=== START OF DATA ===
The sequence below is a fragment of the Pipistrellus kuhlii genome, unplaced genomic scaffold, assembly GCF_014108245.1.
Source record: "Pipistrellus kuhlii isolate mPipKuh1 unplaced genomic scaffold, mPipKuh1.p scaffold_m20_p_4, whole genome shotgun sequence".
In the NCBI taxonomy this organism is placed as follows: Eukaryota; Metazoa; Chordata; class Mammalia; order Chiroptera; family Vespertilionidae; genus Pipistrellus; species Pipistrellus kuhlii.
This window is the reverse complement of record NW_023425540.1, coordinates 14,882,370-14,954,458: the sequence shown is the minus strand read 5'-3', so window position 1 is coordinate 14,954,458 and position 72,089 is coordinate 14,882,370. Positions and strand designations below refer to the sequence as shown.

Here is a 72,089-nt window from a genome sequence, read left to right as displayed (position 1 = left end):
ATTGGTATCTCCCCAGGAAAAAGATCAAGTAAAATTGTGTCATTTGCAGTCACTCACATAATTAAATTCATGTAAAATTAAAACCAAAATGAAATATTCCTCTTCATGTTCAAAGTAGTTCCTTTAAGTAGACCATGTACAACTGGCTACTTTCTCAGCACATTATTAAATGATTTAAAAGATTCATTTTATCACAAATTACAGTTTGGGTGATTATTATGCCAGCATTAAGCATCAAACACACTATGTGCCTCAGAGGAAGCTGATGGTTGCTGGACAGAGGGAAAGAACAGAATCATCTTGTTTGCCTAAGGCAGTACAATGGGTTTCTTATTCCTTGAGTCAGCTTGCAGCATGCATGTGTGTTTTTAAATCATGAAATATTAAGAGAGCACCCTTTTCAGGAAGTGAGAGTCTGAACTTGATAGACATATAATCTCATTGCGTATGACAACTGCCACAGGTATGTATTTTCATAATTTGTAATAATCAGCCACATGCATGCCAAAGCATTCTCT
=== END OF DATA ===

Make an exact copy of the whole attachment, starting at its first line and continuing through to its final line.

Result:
The sequence below is a fragment of the Pipistrellus kuhlii genome, unplaced genomic scaffold, assembly GCF_014108245.1.
Source record: "Pipistrellus kuhlii isolate mPipKuh1 unplaced genomic scaffold, mPipKuh1.p scaffold_m20_p_4, whole genome shotgun sequence".
In the NCBI taxonomy this organism is placed as follows: Eukaryota; Metazoa; Chordata; class Mammalia; order Chiroptera; family Vespertilionidae; genus Pipistrellus; species Pipistrellus kuhlii.
This window is the reverse complement of record NW_023425540.1, coordinates 14,882,370-14,954,458: the sequence shown is the minus strand read 5'-3', so window position 1 is coordinate 14,954,458 and position 72,089 is coordinate 14,882,370. Positions and strand designations below refer to the sequence as shown.

Here is a 72,089-nt window from a genome sequence, read left to right as displayed (position 1 = left end):
ATTGGTATCTCCCCAGGAAAAAGATCAAGTAAAATTGTGTCATTTGCAGTCACTCACATAATTAAATTCATGTAAAATTAAAACCAAAATGAAATATTCCTCTTCATGTTCAAAGTAGTTCCTTTAAGTAGACCATGTACAACTGGCTACTTTCTCAGCACATTATTAAATGATTTAAAAGATTCATTTTATCACAAATTACAGTTTGGGTGATTATTATGCCAGCATTAAGCATCAAACACACTATGTGCCTCAGAGGAAGCTGATGGTTGCTGGACAGAGGGAAAGAACAGAATCATCTTGTTTGCCTAAGGCAGTACAATGGGTTTCTTATTCCTTGAGTCAGCTTGCAGCATGCATGTGTGTTTTTAAATCATGAAATATTAAGAGAGCACCCTTTTCAGGAAGTGAGAGTCTGAACTTGATAGACATATAATCTCATTGCGTATGACAACTGCCACAGGTATGTATTTTCATAATTTGTAATAATCAGCCACATGCATGCCAAAGCATTCTCT